Americans need to pay attention to what is happening to the Uyghurs in western China. Failure to respond to the crisis could result in profound human suffering and damage to America’s strategic interests.
The third pillar of a decent society is a just system of politics and law. Such a government does not bind all persons, families, institutions of civil society, and actors in the marketplace to itself as subservient features of an all-pervading authority. Instead, it honors and protects the inherent equal dignity of all persons, safeguards the family as the primary school of virtue, and seeks justice through the rule of law.
We might call Neil Gorsuch a natural law originalist: a jurist who believes that the content, motivation, form, and impact of the Constitution that he’s called upon to uphold and of the laws he must fairly interpret are—for the most part—sound expressions of the account of human good and human dignity to which he subscribes.
The political theory of the American founding is not quite the “cure for what ails us,” but, as Thomas G. West’s books demonstrate, it can serve as a kind of preventive medicine against the psychological sickness of radical individualism.
Removing religious exemptions will not promote tolerance or inclusiveness. It will forcibly strip religious organizations of their ability to operate as religious organizations.
The problem with modernity’s conquest of nature is that it works toward obliterating the distinction between creature and creator, a distinction that is essential for maintaining a humane and non-totalitarian politics.
The new antiliberals are not wrong to worry about the dire state of American politics and culture. But they persistently fail to adequately ask, much less clearly answer, three pressing questions that must be part of any adequate treatment of the problem, and they virtually ignore the thoughtful conservative alternatives to antiliberalism that do address these questions.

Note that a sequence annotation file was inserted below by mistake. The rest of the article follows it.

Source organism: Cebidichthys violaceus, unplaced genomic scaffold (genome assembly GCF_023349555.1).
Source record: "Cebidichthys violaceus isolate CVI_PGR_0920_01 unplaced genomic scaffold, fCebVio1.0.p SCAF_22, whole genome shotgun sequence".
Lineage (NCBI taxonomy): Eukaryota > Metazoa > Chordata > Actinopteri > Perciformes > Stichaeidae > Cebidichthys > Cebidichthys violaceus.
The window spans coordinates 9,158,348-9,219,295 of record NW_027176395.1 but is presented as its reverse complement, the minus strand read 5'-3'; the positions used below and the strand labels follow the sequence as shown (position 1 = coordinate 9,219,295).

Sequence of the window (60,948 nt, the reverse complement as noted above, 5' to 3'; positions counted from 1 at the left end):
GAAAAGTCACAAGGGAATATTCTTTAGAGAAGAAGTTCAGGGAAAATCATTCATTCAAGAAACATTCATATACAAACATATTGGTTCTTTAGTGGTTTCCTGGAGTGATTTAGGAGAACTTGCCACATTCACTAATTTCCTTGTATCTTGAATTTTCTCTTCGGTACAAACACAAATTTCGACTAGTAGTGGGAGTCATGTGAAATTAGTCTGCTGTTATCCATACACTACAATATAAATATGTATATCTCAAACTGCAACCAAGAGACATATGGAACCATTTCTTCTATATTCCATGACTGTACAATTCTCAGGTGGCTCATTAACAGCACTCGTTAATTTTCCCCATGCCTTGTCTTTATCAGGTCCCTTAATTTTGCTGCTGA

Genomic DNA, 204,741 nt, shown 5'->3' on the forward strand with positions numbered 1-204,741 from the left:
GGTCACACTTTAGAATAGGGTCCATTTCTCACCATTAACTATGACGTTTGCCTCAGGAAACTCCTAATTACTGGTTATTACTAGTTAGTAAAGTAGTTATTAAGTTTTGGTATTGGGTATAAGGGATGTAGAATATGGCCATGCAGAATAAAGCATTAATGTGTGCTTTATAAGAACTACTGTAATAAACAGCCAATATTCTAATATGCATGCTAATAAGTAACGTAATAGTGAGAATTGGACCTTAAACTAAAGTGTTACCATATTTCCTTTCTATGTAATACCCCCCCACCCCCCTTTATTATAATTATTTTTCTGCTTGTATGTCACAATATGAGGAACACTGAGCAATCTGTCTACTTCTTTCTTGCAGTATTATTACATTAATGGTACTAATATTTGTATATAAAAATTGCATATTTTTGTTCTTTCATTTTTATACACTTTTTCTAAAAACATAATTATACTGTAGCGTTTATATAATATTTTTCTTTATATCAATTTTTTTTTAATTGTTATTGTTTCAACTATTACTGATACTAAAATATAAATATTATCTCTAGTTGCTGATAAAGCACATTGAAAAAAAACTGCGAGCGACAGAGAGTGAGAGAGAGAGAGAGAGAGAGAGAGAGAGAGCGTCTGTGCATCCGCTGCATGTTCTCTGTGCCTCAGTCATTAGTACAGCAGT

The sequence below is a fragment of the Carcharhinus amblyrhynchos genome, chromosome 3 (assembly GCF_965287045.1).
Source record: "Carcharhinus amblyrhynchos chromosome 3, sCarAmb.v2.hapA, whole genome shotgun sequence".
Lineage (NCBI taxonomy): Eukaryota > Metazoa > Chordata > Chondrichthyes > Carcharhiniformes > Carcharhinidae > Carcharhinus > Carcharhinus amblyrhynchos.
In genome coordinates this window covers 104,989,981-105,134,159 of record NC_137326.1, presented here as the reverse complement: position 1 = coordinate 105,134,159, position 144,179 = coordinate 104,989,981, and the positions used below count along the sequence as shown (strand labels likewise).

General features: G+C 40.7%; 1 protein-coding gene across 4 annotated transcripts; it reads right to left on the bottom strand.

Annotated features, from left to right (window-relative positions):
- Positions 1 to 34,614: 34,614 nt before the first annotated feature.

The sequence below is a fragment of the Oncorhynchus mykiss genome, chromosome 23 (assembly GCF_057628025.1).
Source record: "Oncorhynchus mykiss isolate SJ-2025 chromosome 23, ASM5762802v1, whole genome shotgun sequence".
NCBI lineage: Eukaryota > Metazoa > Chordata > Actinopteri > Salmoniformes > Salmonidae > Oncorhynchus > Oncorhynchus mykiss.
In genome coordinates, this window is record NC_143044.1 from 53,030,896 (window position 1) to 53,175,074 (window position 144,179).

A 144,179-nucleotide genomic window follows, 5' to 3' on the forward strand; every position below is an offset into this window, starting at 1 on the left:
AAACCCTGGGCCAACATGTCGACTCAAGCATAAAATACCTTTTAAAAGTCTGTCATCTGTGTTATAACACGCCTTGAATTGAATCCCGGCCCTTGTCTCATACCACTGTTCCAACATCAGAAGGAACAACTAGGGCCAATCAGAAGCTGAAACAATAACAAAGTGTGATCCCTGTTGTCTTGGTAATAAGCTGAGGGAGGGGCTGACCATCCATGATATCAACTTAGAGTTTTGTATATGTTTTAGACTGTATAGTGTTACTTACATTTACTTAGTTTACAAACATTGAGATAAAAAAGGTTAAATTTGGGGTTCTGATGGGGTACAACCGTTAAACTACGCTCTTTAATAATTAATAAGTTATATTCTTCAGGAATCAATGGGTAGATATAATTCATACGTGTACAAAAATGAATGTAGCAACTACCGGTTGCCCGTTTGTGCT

All human beings share certain universal human rights. But I am not just a human. I am also an American, a Kansan, a university instructor, and a member of a church body. Each one of these relationships generates specific goods, rights, and responsibilities that are unique to me. The same is true for nation-states, each of which have a distinct culture and unique responsibilities to its own citizens.
Is there room in Canada for a “distinctly Christian” law school? Not unless it conforms to judicially determined “shared values,” according to the Supreme Court of Canada. But shouldn’t communities be permitted to hold different sets of values in a free and democratic society?
Though our political institutions are designed to be secular and non-sectarian, our laws rest on Christian ideas about what we owe each other as human beings made in the image and likeness of God.
Stephen Greenblatt’s new book is broad-ranging, accessibly written, and nominally dedicated to an interesting topic: tyranny in the work of William Shakespeare. Unfortunately, too much of the author’s energy is dedicated to expressing disdain for a particular contemporary politician in a way that detracts from his declared purpose.
Thomas More’s dying words teach us that zeal for God is compatible with loving, even zealous, service to less than utopian political rulers and realms.
Loving America well means taking her seriously—working to preserve what is lovely about her and to fix what is not.
We can’t undo the past, but we can avoid repeating its mistakes. Here’s how.